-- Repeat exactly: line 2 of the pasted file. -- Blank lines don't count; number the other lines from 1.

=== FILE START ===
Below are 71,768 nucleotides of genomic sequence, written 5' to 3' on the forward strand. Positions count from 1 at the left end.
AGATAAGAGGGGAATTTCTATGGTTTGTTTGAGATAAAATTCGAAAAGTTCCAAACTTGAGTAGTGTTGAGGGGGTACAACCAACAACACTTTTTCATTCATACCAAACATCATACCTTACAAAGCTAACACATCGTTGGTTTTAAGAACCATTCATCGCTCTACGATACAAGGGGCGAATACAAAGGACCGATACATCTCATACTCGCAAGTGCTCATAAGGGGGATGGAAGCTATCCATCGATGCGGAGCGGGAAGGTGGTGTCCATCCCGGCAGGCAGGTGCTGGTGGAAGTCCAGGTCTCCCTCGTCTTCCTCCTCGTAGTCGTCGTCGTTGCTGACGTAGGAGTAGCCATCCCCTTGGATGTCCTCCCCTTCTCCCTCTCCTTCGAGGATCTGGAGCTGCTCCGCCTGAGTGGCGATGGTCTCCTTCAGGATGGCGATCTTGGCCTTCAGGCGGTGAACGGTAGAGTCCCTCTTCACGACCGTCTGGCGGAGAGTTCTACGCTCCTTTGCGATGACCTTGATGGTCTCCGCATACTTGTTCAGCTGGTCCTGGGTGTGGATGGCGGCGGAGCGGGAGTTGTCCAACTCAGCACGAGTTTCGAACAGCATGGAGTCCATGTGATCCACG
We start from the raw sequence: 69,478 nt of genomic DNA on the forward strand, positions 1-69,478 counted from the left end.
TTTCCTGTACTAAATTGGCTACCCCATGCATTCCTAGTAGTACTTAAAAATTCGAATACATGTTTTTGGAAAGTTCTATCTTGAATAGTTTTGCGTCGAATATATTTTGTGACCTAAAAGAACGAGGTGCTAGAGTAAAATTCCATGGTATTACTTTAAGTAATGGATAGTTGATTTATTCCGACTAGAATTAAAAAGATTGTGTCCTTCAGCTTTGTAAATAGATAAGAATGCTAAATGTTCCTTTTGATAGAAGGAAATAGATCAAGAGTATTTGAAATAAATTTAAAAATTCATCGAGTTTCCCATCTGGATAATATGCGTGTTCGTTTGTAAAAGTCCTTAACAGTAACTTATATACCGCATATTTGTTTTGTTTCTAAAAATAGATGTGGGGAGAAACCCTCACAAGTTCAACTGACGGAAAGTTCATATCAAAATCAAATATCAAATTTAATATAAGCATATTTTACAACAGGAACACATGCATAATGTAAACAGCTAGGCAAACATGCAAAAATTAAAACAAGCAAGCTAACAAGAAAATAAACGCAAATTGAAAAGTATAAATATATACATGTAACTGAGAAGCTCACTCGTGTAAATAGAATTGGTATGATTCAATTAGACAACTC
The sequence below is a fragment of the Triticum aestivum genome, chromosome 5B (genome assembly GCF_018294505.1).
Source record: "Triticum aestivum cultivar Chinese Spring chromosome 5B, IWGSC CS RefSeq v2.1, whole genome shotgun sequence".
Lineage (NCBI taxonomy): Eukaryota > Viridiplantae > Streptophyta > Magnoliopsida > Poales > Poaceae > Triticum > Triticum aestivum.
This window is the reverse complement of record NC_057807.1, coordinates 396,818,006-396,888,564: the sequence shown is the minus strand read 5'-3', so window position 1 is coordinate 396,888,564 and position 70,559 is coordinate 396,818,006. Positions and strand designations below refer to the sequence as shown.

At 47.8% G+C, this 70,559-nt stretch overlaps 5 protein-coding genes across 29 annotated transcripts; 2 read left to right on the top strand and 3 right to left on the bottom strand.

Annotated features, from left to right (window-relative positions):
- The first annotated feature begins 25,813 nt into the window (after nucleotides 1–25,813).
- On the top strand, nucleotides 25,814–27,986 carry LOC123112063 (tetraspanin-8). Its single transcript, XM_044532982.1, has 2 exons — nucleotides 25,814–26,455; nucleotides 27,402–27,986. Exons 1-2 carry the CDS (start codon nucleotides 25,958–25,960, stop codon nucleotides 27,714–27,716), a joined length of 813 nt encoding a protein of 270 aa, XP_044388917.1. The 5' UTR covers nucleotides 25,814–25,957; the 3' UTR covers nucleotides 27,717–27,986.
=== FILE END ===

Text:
AGATAAGAGGGGAATTTCTATGGTTTGTTTGAGATAAAATTCGAAAAGTTCCAAACTTGAGTAGTGTTGAGGGGGTACAACCAACAACACTTTTTCATTCATACCAAACATCATACCTTACAAAGCTAACACATCGTTGGTTTTAAGAACCATTCATCGCTCTACGATACAAGGGGCGAATACAAAGGACCGATACATCTCATACTCGCAAGTGCTCATAAGGGGGATGGAAGCTATCCATCGATGCGGAGCGGGAAGGTGGTGTCCATCCCGGCAGGCAGGTGCTGGTGGAAGTCCAGGTCTCCCTCGTCTTCCTCCTCGTAGTCGTCGTCGTTGCTGACGTAGGAGTAGCCATCCCCTTGGATGTCCTCCCCTTCTCCCTCTCCTTCGAGGATCTGGAGCTGCTCCGCCTGAGTGGCGATGGTCTCCTTCAGGATGGCGATCTTGGCCTTCAGGCGGTGAACGGTAGAGTCCCTCTTCACGACCGTCTGGCGGAGAGTTCTACGCTCCTTTGCGATGACCTTGATGGTCTCCGCATACTTGTTCAGCTGGTCCTGGGTGTGGATGGCGGCGGAGCGGGAGTTGTCCAACTCAGCACGAGTTTCGAACAGCATGGAGTCCATGTGATCCACG